We met the people who are buying our house this weekend. They seem very nice and miraculously they love cats and are happy to keep feeding Frankie and Spock, the two outdoor cats we take care of. That’s a bonus we were not expecting.
They also love the house and I like that they appreciate the same things we do – the light-filled rooms, the hardwood floors, the fireplaces, the homely feel the house just exudes. But the whole time they were here, I had this uncomfortable feeling and I couldn’t quite pin it down until hours after they had left when I suddenly found myself thinking “they are going to be living in my house!”
Because of course, it feels like MY house. Unlike any of the other places I’ve lived for a year or two, this one feels fully mine. Phil and I have made changes to literally every single room. We’ve had fun times and sad times here. We’ve laughed and argued. We’ve had our families and friends to stay. We even changed our lives completely when we set up our business from here. And all that time we’ve felt as though the house was ours. But of course it’s not and that’s where Lord Grantham comes in.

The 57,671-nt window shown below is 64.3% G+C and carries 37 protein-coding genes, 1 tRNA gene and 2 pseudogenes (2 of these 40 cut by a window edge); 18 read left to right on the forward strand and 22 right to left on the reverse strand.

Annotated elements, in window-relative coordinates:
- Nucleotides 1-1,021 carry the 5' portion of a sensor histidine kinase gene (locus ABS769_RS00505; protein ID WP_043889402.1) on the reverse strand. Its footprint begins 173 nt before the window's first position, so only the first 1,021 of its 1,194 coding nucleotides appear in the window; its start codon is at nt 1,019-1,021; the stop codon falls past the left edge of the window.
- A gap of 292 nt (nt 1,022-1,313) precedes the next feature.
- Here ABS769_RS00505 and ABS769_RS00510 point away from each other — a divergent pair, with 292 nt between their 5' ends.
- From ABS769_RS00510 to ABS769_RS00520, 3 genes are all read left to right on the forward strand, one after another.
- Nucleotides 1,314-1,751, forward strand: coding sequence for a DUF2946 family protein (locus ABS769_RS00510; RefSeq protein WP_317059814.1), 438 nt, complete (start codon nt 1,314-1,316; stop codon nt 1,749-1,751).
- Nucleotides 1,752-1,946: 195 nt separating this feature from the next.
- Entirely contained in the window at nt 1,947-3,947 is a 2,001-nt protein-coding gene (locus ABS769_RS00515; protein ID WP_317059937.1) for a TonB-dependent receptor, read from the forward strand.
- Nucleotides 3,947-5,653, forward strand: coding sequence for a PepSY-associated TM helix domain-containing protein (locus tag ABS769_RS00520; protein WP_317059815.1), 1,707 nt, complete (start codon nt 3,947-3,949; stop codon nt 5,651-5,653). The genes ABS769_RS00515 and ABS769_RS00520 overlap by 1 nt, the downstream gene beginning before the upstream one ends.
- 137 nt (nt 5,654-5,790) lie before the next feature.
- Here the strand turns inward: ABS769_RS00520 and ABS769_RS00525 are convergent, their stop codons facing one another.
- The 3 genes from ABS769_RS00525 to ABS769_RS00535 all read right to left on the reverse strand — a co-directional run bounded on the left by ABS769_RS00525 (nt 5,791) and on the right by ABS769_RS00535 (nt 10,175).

There’s an early episode of Downton Abbey where he’s explaining to his daughter that he can’t fight for her right to inherit because to do so would damage the Downton estate. By way of explanation, he says “I am a custodian, not an owner.” He’s saying that being a member of the aristocracy comes with unique responsibilities – but really, isn’t that true of all of us? Aren’t we all custodians? We live in our houses for a short time and then we leave or die, and someone else lives there and it’s as though we never existed. This house has had many owners over the years, all of whom have decorated it in their own ways, and most of whom have left photos to hand down to the next owner. Some improved the house and some let it go a little bit, but all lived and loved and stressed and argued and dreamed and won and lost here, only to disappear forever once they handed over the deed to a new owner.
We met the people buying this house and they seemed very nice. But I must admit that I’d rather not have seen them, because that way I could have imagined the house frozen in time. I could have believed that when we lock the door for the last time, no one else would come in. Nothing would be changed. Our stamp would remain. Instead, I will now always be able to picture the new owners cooking in my kitchen, sleeping in my bedroom, reading in my living room and even feeding my stray cats.
I know all this is just part of the process and that it will fade with time as we get settled in a new home, but I must admit that leaving this house is by far the hardest part of leaving America.
And now I know why prior owners left those photos that now sit in a tattered brown folder waiting to be handed down again. We will soon join them by adding some of our favorite shots and in doing so, we will be saying “I lived here. I loved this house. My time here mattered.”